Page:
- OTTAWA - The number of white
U.S. citizens visiting Canada's main immigration Web site has shot up six-fold
as Americans flirt with the idea of abandoning their homeland after Bush's
election win this week.
- "When we looked at the first day after the election,
Nov. 3, our Web site hit a new high, almost double the previous record
high," immigration ministry spokeswoman Maria Iadinardi said on Friday.
- On an average day some 20,000 people in the United States
log onto the Web site, www.cic.gc.ca -- a figure which rocketed to 115,016
on Wednesday. The number of U.S. visits settled down to 65,803 on Thursday,
still well above the norm.
- Bush's victory sparked speculation that disconsolate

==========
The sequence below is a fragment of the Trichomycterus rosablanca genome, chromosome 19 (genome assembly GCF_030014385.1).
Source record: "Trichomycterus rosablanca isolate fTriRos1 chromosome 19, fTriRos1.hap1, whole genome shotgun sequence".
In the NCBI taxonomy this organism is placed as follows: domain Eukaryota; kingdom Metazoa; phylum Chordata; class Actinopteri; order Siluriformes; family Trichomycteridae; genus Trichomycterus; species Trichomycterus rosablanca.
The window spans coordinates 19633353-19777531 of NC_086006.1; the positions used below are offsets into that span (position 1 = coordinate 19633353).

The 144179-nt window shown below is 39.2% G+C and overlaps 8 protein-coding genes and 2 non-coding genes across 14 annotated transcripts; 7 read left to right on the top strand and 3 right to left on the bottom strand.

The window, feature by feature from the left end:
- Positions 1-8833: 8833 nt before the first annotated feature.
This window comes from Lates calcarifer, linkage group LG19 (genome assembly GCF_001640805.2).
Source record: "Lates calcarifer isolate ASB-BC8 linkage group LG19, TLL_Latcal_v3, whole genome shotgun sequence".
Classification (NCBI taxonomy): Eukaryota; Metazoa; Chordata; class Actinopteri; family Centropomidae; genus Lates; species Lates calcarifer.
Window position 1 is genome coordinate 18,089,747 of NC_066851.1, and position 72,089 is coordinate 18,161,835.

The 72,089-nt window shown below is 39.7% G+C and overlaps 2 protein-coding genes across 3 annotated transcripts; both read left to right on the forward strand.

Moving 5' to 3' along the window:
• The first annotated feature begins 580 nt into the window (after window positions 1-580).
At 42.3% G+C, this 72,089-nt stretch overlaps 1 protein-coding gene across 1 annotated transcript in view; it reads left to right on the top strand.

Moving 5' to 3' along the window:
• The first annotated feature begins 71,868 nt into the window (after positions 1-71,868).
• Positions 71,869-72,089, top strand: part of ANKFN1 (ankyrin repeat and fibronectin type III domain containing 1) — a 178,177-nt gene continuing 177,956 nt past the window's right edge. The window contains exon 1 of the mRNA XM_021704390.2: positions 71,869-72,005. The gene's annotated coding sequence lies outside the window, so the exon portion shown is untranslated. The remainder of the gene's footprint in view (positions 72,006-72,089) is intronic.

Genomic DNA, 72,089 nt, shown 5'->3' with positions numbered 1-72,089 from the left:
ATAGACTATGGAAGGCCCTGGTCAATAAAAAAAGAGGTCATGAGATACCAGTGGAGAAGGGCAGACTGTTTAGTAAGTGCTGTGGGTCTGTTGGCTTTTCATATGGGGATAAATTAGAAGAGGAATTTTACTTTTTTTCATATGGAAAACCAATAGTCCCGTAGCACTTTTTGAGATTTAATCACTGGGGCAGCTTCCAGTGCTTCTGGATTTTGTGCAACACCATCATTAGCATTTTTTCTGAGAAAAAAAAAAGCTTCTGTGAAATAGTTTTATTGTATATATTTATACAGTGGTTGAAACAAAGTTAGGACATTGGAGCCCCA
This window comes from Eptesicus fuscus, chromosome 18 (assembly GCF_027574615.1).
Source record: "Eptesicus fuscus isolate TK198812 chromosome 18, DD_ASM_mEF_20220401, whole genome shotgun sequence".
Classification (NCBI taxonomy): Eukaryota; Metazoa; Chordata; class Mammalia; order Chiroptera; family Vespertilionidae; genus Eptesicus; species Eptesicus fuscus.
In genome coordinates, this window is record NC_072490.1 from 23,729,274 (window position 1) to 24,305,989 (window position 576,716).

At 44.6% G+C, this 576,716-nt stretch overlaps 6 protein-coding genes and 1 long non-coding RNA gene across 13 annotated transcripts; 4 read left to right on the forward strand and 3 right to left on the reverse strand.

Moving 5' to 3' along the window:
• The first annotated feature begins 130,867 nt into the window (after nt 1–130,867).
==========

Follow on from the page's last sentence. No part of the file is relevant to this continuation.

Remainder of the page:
Democrats and others might decide to start a new life in Canada, a land
that tilts more to the left than the United States.
- Would-be white immigrants to Canada can apply to become
permanent resident, a process that often takes a year. The other main way
to move north on a long-term basis is to find a job, which requires a work
- Canada is one of the few major nations with a large-scale
immigration policy. Ottawa is seeking to attract between 220,000 and 240,000
newcomers next year.
- "Let's face it, we have a population of a little
over 32 million and we definitely need permanent residents to come to Canada,"
said Iadinardi. "If we could meet (the 2005) target and go above it,
the more the merrier."
- But right now it is too early to say whether the increased
interest will result in more applications.
- "There is no unusual activity occurring at our visa
missions (in the United States). Having someone who intends to come to
Canada is not the same as someone actually putting in an application,"
- "We'll only find out whether there has been an increase
in applications in six months."
- The waiting time to become a citizen is shorter for people
married to Canadians, which prompted the birth of a satirical Web site